Fashion Space Gallery‘s latest exhibition, Museum of Transology is now open. It hosts the largest collection of trans artefacts and photographs ever to be displayed in the UK, and shows the many realities of modern trans life, whilst also posing a bigger question about the omission of trans lives from larger national museum collections.
From boxes of hormones and a homemade pack and pee, to real post-surgery body parts, the collection and the stories attached to it reflect the vibrancy, courage and increasing confidence of the UK’s trans community. Over 100 objects have been crowd-sourced as a way of enabling trans people to tell their own stories.
Each object is accompanied by a handwritten label describing its importance to the individual’s transition. These real life voices, touching, powerful and provocative, allow the visitor to learn from, question and understand the seemingly mundane everyday objects on display. The collection has been collated at a time that marks a shift in our society’s definition of gender, and has the potential to fill an unrecorded gap in our museums that still use binary gendered archival systems.
Collector and curator E-J Scott says:
The objects people have chosen to donate to the Museum of Transology are strikingly intimate, and make a unique contribution to broader social debates surrounding body politics, gender inequality and the continuing attachment of biological sex to gender despite three waves of feminism. Ultimately, the exhibition is about how every single one of us deserves the freedom to fashion who we want to be. Fashion designers and communicators of the future can – and must – continue to play an increasingly significant role in challenging the constraints of gender stereotypes perpetuated by the industry.
In tune with fashion’s increasing interest with gender-fluidity, the timing of this exhibition also shows the increasing awareness surrounding trans peoples’ lives, exploring the many ways they transform their bodies and reshape their silhouettes to reflect their unique gender identities.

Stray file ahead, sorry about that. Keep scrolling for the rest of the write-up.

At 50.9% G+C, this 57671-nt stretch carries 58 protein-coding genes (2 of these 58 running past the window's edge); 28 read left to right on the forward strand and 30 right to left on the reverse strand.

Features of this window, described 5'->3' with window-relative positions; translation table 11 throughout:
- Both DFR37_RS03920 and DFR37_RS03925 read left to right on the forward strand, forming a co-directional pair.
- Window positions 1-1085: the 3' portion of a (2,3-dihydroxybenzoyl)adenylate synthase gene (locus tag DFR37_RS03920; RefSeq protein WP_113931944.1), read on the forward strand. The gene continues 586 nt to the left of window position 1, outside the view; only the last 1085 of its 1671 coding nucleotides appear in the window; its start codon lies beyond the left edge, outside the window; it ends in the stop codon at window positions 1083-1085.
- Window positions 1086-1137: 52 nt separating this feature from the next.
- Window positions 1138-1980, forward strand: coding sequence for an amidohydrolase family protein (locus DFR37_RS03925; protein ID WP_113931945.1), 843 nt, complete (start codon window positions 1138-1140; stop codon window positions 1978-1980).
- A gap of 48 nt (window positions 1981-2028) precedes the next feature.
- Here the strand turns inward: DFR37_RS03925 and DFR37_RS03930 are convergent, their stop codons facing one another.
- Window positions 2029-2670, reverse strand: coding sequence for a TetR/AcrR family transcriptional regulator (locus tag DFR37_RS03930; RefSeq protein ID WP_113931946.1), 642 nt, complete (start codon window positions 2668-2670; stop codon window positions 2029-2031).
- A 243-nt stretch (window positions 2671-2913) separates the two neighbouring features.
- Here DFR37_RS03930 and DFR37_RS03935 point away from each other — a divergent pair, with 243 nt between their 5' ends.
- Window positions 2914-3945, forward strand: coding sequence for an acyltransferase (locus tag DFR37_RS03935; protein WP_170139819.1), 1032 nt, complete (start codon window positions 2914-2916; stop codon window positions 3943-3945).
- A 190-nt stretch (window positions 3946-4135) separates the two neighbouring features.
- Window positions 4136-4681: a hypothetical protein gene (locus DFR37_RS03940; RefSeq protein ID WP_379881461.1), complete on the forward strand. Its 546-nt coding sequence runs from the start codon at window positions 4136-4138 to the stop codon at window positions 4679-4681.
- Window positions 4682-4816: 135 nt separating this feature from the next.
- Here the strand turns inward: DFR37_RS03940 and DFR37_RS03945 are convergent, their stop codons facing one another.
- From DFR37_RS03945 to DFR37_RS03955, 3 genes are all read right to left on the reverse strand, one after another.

The items on display include Brooklyn tailors Bindle & Keep, renowned for specialising in garments for non-gender conforming clients; LCF graduate Hanni Yang, Yves Saint Laurent & Vivienne Westwood and campaign materials featuring trans model Munroe Bergdorf.
It also includes visuals by fine art photographer Bharat Sikka, the UK’s most prolific social community photographer of the trans community Sharon Kilgannon, award winning My Genderation films by Fox Fisher, Sexing the Transman and Mr Angel documentaries from international FTM adult film star and film director Buck Angel, and behind the scenes footage from the filming of Born Risky by Grayson Perry.
Museum of Transology runs until 22 April 2017 and will be accompanied by a series of events including youth tours, trans awareness workshops, ‘transology’ and ‘transcestory’ debates and a Trans Fashion symposium exploring the links between gender-fluid fashion and the increasing awareness of trans issues, due to be announced later on this month.